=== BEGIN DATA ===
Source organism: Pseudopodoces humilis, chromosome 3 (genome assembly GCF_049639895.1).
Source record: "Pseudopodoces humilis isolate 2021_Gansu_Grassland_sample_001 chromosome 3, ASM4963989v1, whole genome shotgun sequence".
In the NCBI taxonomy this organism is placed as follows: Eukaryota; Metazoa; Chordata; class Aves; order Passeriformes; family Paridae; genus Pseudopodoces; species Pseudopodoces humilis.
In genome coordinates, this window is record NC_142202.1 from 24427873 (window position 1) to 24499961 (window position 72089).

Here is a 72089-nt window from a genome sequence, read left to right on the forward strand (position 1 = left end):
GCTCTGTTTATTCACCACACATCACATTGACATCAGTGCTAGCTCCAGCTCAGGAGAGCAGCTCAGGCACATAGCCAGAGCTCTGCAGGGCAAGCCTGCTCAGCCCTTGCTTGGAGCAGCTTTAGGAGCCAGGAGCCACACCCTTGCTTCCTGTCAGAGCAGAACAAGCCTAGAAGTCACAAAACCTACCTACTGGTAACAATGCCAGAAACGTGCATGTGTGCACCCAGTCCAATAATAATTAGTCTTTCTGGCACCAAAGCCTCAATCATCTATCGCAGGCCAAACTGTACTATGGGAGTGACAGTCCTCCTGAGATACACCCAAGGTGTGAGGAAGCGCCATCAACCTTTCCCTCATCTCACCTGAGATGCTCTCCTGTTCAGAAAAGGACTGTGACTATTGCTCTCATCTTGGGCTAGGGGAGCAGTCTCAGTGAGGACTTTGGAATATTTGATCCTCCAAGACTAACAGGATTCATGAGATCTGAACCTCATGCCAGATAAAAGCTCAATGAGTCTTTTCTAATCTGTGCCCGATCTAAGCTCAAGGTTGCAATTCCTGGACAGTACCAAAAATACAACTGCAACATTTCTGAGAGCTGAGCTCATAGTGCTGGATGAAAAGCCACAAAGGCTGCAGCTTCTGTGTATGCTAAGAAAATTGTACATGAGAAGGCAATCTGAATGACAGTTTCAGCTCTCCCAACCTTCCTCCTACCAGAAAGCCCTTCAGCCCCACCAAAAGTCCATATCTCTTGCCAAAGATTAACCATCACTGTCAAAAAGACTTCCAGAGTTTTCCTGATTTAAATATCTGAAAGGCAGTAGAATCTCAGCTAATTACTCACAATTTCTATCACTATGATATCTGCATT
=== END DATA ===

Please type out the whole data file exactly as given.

Source organism: Pseudopodoces humilis, chromosome 3 (genome assembly GCF_049639895.1).
Source record: "Pseudopodoces humilis isolate 2021_Gansu_Grassland_sample_001 chromosome 3, ASM4963989v1, whole genome shotgun sequence".
In the NCBI taxonomy this organism is placed as follows: Eukaryota; Metazoa; Chordata; class Aves; order Passeriformes; family Paridae; genus Pseudopodoces; species Pseudopodoces humilis.
In genome coordinates, this window is record NC_142202.1 from 24427873 (window position 1) to 24499961 (window position 72089).

Here is a 72089-nt window from a genome sequence, read left to right on the forward strand (position 1 = left end):
GCTCTGTTTATTCACCACACATCACATTGACATCAGTGCTAGCTCCAGCTCAGGAGAGCAGCTCAGGCACATAGCCAGAGCTCTGCAGGGCAAGCCTGCTCAGCCCTTGCTTGGAGCAGCTTTAGGAGCCAGGAGCCACACCCTTGCTTCCTGTCAGAGCAGAACAAGCCTAGAAGTCACAAAACCTACCTACTGGTAACAATGCCAGAAACGTGCATGTGTGCACCCAGTCCAATAATAATTAGTCTTTCTGGCACCAAAGCCTCAATCATCTATCGCAGGCCAAACTGTACTATGGGAGTGACAGTCCTCCTGAGATACACCCAAGGTGTGAGGAAGCGCCATCAACCTTTCCCTCATCTCACCTGAGATGCTCTCCTGTTCAGAAAAGGACTGTGACTATTGCTCTCATCTTGGGCTAGGGGAGCAGTCTCAGTGAGGACTTTGGAATATTTGATCCTCCAAGACTAACAGGATTCATGAGATCTGAACCTCATGCCAGATAAAAGCTCAATGAGTCTTTTCTAATCTGTGCCCGATCTAAGCTCAAGGTTGCAATTCCTGGACAGTACCAAAAATACAACTGCAACATTTCTGAGAGCTGAGCTCATAGTGCTGGATGAAAAGCCACAAAGGCTGCAGCTTCTGTGTATGCTAAGAAAATTGTACATGAGAAGGCAATCTGAATGACAGTTTCAGCTCTCCCAACCTTCCTCCTACCAGAAAGCCCTTCAGCCCCACCAAAAGTCCATATCTCTTGCCAAAGATTAACCATCACTGTCAAAAAGACTTCCAGAGTTTTCCTGATTTAAATATCTGAAAGGCAGTAGAATCTCAGCTAATTACTCACAATTTCTATCACTATGATATCTGCATT